Walk in with a higher end phone and speak in fluent English, and you get better treatment. Some of the less privileged people were treated differently. Although never rude, the service centre employees certainly seemed a bit disinterested or dismissive when it comes to these customers.
All of this sends the message that the more affordable phones (and their presumably less privileged owners) are not important to the brand.
Spares and timelines
If getting service is one part of the problem, then the lack of spare parts leads to the next issue - not being able to get information on when (or if at all) your problem will be solved. After being told that the problem will be solved after 15 days as the service centre is waiting for a part to be delivered, a whole month passed with no developments.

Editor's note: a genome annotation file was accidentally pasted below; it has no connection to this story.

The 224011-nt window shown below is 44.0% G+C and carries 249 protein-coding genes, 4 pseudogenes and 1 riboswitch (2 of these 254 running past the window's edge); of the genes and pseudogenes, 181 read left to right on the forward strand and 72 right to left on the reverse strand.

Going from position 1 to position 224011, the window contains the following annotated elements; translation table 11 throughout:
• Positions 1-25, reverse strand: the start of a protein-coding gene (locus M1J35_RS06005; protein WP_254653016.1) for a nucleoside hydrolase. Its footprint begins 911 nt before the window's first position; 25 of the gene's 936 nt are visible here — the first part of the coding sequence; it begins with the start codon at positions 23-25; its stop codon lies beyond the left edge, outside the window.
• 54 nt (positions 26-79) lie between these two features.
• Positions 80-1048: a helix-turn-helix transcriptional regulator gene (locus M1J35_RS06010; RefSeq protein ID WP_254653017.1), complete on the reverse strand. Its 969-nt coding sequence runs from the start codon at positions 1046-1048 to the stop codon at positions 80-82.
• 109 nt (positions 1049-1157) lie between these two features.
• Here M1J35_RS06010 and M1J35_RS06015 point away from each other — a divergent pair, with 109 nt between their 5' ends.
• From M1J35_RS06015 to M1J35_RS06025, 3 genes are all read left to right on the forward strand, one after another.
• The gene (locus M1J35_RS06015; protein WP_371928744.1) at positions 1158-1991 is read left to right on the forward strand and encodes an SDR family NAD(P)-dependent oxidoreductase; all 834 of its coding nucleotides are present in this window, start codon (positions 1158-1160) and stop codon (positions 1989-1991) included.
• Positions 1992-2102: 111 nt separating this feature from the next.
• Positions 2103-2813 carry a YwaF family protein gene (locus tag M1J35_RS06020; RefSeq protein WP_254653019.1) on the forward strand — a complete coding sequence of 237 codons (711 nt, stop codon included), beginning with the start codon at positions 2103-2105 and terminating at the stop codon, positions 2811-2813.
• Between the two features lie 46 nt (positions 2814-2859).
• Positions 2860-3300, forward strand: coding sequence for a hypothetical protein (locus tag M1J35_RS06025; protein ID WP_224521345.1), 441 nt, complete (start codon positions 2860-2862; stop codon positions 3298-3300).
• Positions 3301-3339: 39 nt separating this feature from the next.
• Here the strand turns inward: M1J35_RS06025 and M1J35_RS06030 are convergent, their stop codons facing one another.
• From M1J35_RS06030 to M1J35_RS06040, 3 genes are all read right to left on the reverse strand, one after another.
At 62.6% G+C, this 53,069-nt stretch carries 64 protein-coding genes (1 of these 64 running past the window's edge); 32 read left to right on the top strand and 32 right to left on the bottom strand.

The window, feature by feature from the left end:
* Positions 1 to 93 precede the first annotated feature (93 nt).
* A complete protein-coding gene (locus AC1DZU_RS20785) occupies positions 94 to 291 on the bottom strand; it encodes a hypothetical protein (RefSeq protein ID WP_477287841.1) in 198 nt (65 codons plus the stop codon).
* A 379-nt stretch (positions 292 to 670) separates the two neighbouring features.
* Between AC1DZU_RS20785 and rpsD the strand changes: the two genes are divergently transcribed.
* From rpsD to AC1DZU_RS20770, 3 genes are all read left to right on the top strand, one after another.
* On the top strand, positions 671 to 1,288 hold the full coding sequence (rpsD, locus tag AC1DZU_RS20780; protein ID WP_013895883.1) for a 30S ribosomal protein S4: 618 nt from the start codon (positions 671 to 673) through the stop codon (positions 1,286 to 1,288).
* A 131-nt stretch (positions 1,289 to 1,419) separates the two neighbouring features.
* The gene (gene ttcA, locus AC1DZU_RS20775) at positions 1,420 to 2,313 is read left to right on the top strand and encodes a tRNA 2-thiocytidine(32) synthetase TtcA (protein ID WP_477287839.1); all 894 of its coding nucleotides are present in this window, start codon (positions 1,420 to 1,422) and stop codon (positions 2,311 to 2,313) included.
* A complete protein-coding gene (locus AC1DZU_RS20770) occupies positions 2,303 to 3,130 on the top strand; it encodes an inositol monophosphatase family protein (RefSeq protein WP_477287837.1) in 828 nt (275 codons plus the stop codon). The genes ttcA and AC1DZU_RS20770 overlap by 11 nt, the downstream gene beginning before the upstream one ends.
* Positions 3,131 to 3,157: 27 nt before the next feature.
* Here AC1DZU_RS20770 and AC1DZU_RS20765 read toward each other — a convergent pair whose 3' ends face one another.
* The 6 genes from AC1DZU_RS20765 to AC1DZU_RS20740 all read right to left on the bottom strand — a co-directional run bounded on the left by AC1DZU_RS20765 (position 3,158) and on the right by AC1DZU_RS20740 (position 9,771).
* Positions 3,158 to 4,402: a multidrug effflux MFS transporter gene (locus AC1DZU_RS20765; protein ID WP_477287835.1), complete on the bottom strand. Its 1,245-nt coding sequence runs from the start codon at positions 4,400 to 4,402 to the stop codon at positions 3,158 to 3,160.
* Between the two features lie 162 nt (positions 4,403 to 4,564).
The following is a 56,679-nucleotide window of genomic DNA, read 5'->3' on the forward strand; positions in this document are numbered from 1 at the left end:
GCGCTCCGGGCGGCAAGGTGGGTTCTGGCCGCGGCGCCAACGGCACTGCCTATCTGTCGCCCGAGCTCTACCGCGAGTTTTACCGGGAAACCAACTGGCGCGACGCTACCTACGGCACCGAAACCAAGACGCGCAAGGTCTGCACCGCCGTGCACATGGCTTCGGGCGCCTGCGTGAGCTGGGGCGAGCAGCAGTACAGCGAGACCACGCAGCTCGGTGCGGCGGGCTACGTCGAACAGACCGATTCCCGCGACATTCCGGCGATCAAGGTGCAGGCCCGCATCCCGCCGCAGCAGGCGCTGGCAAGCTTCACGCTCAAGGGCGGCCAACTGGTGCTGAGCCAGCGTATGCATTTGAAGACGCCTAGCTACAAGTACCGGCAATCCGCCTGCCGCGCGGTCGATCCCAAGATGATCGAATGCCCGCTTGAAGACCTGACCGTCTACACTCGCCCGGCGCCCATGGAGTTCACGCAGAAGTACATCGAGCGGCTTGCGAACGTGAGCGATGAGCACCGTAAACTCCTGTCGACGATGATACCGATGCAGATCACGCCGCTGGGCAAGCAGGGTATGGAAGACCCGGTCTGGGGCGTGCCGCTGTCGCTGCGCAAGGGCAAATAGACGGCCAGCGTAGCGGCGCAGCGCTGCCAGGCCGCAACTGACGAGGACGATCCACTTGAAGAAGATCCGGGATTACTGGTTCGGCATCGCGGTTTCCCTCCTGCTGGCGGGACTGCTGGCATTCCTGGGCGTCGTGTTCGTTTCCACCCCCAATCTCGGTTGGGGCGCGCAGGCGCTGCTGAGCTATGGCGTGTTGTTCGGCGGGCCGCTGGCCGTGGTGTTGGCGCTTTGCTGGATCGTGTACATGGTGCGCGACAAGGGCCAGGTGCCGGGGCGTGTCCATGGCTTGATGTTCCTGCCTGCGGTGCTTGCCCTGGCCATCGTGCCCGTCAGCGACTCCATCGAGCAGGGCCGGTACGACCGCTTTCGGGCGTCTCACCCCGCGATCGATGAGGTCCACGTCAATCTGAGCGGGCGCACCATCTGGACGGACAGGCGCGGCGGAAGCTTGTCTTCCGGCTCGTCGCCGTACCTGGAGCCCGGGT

Searching online for customer complaints leads to hundreds of irate customers who have the same problem - phones are being launched at an alarming rate, but service centres and spare parts don't seem to be scaling up at the same pace. The service centres do not receive spare parts for many of their phones on time, and as a result your phone is stuck waiting for repairs for weeks, if not months.
But what really stings is that a third party repair centre will solve the problem for you while you wait in the shop. I demanded my phone be returned and got it repaired at a slightly higher cost within an hour. The parts obviously exist; but the brands themselves don't seem to have them.